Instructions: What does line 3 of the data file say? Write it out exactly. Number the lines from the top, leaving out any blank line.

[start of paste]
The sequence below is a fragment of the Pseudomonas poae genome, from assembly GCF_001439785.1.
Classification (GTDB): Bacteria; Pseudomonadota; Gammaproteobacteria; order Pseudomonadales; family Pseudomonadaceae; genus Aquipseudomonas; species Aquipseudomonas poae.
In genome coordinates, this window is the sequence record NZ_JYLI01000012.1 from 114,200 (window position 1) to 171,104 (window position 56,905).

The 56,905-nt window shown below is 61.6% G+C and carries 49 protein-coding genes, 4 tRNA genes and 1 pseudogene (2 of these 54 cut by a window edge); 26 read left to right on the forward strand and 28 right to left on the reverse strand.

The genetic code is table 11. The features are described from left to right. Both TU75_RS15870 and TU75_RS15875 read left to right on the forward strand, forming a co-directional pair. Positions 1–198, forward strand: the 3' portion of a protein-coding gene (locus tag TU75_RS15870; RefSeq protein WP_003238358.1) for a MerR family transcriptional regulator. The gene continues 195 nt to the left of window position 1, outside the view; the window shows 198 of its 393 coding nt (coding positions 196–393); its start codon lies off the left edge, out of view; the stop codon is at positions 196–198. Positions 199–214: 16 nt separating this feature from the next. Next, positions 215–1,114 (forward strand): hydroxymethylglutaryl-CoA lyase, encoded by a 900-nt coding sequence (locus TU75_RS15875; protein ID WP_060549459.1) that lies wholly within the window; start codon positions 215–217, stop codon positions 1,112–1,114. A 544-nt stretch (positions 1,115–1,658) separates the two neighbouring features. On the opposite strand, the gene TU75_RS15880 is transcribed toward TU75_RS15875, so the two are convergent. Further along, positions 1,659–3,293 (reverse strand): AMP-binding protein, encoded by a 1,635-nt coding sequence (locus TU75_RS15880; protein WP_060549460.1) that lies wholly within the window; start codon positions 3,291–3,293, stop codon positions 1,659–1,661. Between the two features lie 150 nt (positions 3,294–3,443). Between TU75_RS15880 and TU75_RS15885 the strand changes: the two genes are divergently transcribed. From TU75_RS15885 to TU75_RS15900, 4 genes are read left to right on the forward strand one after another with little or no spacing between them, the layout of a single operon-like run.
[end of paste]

In genome coordinates, this window is the sequence record NZ_JYLI01000012.1 from 114,200 (window position 1) to 171,104 (window position 56,905).